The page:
There is Always a Reason

I had 4 low blood sugars, yesterday.

Or more specifically, I had 2 VERY low blood sugars yesterday; the kind where you have the type of snack that normally would swing you back to normal land but this time was merely like pumping the brakes on the sliding BG and required twice the amount of sugar to bring me back to the magic 100.

The first one was late afternoon. The CGM alerted me about 5 minutes after I knew it was coming on. I had a pack of peanut butter cups (probably my favorite "diabetes doesn't have to suck" treat), but 15 minutes later, I knew that I was still falling, so I doubled down with somewhat healthier and almost as yummy Clif Mojo Bar. 43g of carbs later, I was 115 and level.

And then just before bed, the same thing; a low that I just knew wouldn't be averted by a simple pack of fruit snacks. So I doubled down with a Kashi bar and some delicious chocolate babka. Again: twice the amount of carbs to bring me back to normal. The same snack that on a regular day would sore me to 200 or beyond without insulin.

But there's always a reason.

I refuse to give in to the mystery of the disease and say it can't be figured out. It's really just carbs and insulin in and energy out, so what was the difference yesterday? Here are 2 possibilities:

1.) I've been nursing a small knee problem and hadn't been able to work out for 3 days in a row for about 3 weeks. Until yesterday. Like all injuries, this one healed and I've had 3 straight days of training. The metabolism has been jumpstarted and the result is more burn. As my body returns to a normal training load, my metabolism won't remain this high (much as I might wish it would!).

2.) For many Type 1 diabetics - including me - it's a misnomer to say that our bodies no longer produce the beta cells that make insulin. The reality is that for many of us, we still make those beta cells and they actually kind of do their job for a very short time until the body turns on them and kills them, usually within a day or 2. It's one of the reasons why diabetes can at times be forgiving... you eat more than you think you should've but don't soar to the moon or look at your CGM and see a glorious straight line. I've long believed that my good fortune with the disease is somewhat due to the fact that while I've never had it measured, I'm certain I still make those beta cells. Yesterday could've easily been one of those days.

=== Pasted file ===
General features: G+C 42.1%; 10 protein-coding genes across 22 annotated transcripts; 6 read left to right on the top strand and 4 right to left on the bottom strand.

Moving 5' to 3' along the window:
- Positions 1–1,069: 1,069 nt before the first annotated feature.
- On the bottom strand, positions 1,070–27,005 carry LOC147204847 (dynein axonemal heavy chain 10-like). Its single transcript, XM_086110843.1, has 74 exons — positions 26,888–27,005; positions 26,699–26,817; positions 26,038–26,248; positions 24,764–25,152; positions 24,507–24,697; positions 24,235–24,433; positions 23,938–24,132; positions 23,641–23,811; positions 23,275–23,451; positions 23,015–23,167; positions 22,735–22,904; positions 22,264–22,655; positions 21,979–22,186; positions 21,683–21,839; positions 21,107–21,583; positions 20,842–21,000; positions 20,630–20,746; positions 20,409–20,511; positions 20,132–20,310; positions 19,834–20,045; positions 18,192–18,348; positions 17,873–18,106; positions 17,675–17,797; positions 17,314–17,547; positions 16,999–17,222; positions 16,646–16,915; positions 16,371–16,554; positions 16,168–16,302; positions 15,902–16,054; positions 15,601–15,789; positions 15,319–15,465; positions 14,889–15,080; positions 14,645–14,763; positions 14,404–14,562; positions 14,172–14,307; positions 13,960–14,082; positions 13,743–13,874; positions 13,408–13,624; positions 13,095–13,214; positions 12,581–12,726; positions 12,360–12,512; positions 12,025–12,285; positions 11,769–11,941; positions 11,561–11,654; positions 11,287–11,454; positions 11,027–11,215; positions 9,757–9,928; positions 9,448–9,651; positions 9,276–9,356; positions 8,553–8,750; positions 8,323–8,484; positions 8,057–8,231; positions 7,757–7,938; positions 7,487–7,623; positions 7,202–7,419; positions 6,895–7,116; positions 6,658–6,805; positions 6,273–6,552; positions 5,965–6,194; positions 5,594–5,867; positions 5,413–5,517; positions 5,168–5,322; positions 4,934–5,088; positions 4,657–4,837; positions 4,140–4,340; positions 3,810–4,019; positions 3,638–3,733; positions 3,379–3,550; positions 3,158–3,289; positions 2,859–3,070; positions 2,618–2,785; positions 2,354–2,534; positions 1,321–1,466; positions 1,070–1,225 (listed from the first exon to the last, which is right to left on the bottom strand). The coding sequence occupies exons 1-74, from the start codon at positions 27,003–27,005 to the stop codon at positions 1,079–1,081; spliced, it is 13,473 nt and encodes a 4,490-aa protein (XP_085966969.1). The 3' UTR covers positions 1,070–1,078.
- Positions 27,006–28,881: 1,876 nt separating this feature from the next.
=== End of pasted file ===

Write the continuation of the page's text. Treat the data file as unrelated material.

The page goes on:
The challenge, of course, is not to over-react when you have days like yesterday. Don't change basal rates. Don't suddenly think that it's going to take 40g to cover a low. Because though yesterday was somewhat unique, it wasn't special or magic or anything, other than another day of managing the 'betes.

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  2. Hey Marcus

    I can certainly identify with both reasons. I've just had a few weeks off injured and since getting back running I've seen that changing from one training pattern (lots->none->light->lots) causes step changes in BG behavior - thanks to my meter s/w I've graphs to prove it!

    Also, I'm sure that the beta cells are still there to some extent or other. Like you I see this as the reason why I don't seem to have as many issues as some people do in managing the condition. I have no other way to explain how I can sometimes eat 70g of porridge oats with zero bolus before a bike ride and only have my BG go to 8.6 (158), while other days it will send me far higher. At my next clinic check-up they're do a blood test to confirm whether there is still beta cells activity so that should clarify things!

    But as you said the trick is to try and understand why things happen, and roll with it best you can.

    Btw - check us out at http://t1sportireland.blogspot.ie/

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